“and the small print…taketh away” Cue, a first-party licence
‘Step Right Up’ by Tom Waits.
Licensing a copyrighted track for a commercial take’s expertise for whatever media platform. This means that somewhere in the campaign there should be a synchronisation license defining the terms and the parties involved. These are usually between an experienced music supervisor and agency producer. The first steps in the licensing process should be reasonably straightforward.
But ask any business affairs team at the big agencies or the IPA; they advise their teams about music day in and day out. From the invisible pitfalls to the ensuing conversations with insurers – when something does go awry, you’ll hear a lot of heated discussions and hot potato activity about where the liabilities lie. This is why establishing a 1st party license is crucial (but more on that in a sec).
Yes, I know that legal language is tedious. And reading a synchronisation contract is not what most of us want or are trained to do. Especially late on a Friday afternoon with play-off looming.
But beware the synchronisation license small print
Reading, not even between the lines on a license, we come across this sentence ‘We have the rights to grant you this license except for …’ And then it goes on to list a variety of reasons why, if it goes wrong, they’ll hold up their hands and say, ‘Not guilty, not our problem, here is your fee back.’ But that won’t go near what it costs to pull a commercial off the air if the paperwork isn’t right.
What is key in this small print is that it clearly states that the rights granted are not transferable to any 3rd party. The truth is that liability and responsibility lie with the person who has signed the contract, the licensee and the responsibility for the rights granted with the licensor, the rights owner.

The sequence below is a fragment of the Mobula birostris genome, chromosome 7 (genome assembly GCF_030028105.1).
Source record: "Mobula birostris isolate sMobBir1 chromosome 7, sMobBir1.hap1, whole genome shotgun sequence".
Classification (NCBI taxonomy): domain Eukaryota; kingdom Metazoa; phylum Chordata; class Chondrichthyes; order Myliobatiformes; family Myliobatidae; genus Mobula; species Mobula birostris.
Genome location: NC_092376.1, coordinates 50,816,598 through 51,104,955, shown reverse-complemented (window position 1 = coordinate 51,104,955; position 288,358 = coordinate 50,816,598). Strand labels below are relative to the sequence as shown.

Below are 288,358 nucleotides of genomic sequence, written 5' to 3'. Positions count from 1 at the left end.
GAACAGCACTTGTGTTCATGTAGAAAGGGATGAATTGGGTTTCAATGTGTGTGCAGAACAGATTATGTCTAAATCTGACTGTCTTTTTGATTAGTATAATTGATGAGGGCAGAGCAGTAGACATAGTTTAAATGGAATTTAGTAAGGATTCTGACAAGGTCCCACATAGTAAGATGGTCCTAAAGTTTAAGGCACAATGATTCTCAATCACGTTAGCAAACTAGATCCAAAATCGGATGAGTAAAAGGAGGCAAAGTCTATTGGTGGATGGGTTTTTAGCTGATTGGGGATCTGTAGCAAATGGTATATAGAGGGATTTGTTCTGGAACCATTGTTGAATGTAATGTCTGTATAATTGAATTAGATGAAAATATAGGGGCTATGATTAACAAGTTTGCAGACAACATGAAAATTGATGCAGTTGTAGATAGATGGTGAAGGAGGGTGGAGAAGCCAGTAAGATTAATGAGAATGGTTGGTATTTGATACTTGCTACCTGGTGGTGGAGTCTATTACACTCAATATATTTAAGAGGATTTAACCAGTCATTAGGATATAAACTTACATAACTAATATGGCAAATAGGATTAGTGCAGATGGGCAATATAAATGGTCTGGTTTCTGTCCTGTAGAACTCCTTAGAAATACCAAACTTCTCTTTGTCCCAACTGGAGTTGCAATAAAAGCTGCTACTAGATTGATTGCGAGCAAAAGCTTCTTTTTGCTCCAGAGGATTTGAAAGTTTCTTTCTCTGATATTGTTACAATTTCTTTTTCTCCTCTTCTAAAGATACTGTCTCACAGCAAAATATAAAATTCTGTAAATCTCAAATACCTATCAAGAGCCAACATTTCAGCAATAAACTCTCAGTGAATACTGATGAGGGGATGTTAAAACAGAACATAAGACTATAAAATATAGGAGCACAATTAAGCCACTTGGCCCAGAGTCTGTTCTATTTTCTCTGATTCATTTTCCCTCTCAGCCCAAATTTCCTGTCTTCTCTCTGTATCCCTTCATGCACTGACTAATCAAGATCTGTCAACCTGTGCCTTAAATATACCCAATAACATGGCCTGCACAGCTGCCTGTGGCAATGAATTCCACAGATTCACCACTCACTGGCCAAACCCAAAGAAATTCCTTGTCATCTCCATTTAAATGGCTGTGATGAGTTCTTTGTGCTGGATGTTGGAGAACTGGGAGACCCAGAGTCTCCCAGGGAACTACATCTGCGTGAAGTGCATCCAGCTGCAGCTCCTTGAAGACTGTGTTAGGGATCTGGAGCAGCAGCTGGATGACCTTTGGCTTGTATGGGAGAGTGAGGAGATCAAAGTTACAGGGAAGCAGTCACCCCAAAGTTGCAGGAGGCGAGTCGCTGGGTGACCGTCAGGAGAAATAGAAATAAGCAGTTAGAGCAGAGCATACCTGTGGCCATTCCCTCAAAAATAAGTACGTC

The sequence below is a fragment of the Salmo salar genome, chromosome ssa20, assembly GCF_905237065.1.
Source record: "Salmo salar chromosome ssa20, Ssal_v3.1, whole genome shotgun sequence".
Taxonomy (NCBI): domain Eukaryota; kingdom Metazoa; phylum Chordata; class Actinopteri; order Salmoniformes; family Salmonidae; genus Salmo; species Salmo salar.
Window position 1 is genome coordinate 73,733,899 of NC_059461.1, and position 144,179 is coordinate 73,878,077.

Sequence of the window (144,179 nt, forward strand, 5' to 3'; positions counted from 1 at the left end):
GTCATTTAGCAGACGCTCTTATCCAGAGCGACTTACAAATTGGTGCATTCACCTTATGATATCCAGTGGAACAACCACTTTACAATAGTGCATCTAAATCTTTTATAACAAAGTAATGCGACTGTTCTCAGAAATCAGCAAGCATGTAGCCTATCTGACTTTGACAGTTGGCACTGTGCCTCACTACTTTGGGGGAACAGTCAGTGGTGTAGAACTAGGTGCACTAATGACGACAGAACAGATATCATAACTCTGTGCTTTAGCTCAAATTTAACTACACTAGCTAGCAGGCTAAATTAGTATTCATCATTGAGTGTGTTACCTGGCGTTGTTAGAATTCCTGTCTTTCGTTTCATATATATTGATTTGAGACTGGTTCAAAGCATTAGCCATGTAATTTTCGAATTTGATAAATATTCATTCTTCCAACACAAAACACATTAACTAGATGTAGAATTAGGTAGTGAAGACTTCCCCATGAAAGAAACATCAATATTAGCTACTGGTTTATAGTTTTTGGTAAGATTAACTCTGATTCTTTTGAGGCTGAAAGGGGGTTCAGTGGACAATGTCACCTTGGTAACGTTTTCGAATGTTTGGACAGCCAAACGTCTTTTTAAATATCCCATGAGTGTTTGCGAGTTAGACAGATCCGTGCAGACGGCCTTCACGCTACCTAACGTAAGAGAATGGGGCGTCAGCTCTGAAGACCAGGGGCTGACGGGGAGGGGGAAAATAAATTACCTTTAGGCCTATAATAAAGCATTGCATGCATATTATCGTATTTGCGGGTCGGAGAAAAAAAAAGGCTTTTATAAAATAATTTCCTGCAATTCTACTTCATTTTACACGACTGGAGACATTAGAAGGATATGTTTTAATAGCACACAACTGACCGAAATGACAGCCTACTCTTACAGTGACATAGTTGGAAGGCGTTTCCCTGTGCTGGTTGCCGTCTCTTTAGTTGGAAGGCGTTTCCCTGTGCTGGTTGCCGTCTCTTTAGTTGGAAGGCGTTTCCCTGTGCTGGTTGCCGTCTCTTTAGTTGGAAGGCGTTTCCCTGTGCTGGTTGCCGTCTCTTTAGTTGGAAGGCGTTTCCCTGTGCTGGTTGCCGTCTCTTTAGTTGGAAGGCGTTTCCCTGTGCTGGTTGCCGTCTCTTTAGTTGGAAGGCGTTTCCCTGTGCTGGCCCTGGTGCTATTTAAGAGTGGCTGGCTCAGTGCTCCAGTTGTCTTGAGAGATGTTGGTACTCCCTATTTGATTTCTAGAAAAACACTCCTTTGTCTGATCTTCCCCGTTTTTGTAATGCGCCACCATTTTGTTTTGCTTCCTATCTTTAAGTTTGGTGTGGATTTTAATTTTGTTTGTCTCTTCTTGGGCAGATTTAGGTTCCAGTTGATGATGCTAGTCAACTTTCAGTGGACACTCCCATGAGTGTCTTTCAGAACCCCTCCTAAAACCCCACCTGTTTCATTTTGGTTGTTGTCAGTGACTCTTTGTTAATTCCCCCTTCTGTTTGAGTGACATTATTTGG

A 1st party license is the key
By far the biggest problem arises if an agency has in advertently accepted a 3rd party license. Whereby the licensor, that is the person apparently granting you the license, is not actually the rights holder. So, here’s the thing with no ifs and buts or excuses.
If the agency does not want to be in the line of fire or the TV producer themselves, the license should be directly between the brand and the rights owner. This is known as a 1st party license. But why isn’t the brand the signature on the licenses? There are many advantages to working this way. If the brand moves agency the track stays with the brand. It ensures complete transparency in fees; it takes out any hidden 3rd party mark ups along the way. And if the proverbial hits the fan and the brand ask the agency, ‘Did anybody actually read the small print on this music contract?’
The answer should be obvious. You did!
The truth is, ask most brands and they will tell you that procurement/licensing of music is handled by their agency. Often contracts bypass the brand completely. They rarely even get sight of their synch licenses let alone the terms or the fees being charged.